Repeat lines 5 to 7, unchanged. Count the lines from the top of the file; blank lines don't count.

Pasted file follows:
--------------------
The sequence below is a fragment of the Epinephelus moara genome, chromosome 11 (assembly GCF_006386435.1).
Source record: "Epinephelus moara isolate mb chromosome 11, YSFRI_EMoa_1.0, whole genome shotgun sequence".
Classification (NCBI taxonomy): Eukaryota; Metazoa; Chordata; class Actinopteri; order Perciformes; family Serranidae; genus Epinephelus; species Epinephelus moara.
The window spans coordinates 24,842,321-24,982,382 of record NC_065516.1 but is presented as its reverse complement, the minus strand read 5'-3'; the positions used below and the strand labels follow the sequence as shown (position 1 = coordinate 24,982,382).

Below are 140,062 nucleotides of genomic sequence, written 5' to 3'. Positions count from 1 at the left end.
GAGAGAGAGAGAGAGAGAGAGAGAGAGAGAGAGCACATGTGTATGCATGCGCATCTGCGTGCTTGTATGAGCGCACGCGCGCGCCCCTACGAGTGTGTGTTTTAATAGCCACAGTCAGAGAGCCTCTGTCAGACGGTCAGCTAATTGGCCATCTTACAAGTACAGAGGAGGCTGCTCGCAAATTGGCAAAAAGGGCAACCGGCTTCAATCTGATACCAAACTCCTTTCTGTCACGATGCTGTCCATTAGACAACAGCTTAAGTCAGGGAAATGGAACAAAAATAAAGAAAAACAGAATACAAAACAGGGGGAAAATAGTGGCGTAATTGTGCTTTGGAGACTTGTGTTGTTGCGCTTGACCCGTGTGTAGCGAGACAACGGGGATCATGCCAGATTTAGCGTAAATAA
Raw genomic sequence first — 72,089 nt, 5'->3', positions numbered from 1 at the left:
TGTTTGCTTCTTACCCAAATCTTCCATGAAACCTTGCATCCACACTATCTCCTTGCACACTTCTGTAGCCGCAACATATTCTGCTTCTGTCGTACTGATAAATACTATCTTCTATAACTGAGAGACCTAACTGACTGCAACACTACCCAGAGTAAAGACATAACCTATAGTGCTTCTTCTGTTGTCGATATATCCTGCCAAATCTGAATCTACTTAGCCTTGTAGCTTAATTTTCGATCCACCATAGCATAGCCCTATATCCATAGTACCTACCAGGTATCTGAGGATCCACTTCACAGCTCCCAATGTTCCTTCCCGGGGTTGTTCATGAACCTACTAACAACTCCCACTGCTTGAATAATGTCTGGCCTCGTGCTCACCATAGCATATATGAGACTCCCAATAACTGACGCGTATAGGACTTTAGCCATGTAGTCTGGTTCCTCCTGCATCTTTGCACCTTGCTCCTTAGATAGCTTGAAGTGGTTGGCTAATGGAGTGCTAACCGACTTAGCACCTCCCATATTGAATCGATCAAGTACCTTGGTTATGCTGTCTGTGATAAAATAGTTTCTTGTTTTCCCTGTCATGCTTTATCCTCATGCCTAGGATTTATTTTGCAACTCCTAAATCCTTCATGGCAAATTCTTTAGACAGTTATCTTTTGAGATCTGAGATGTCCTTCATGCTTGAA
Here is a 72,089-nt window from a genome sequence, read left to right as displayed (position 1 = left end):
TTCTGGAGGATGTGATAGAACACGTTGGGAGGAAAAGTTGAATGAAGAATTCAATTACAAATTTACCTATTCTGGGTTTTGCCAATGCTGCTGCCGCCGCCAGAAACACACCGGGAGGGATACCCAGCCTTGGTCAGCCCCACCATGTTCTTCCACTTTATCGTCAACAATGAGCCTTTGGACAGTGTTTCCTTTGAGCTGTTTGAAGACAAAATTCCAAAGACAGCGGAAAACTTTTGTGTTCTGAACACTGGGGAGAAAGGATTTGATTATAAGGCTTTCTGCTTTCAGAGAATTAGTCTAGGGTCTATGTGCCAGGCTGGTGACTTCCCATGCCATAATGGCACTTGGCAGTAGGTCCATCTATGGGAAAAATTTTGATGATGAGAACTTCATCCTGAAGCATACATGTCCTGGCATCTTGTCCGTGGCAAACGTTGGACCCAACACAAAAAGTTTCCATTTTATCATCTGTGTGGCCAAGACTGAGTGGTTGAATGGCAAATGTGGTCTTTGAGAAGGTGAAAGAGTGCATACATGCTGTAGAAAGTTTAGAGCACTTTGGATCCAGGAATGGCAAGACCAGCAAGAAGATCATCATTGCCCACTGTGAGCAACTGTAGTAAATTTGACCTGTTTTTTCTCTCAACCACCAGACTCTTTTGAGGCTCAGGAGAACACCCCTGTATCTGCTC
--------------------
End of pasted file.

Below are 140,062 nucleotides of genomic sequence, written 5' to 3'. Positions count from 1 at the left end.
GAGAGAGAGAGAGAGAGAGAGAGAGAGAGAGAGCACATGTGTATGCATGCGCATCTGCGTGCTTGTATGAGCGCACGCGCGCGCCCCTACGAGTGTGTGTTTTAATAGCCACAGTCAGAGAGCCTCTGTCAGACGGTCAGCTAATTGGCCATCTTACAAGTACAGAGGAGGCTGCTCGCAAATTGGCAAAAAGGGCAACCGGCTTCAATCTGATACCAAACTCCTTTCTGTCACGATGCTGTCCATTAGACAACAGCTTAAGTCAGGGAAATGGAACAAAAATAAAGAAAAACAGAATACAAAACAGGGGGAAAATAGTGGCGTAATTGTGCTTTGGAGACTTGTGTTGTTGCGCTTGACCCGTGTGTAGCGAGACAACGGGGATCATGCCAGATTTAGCGTAAATAA
Raw genomic sequence first — 72,089 nt, 5'->3', positions numbered from 1 at the left: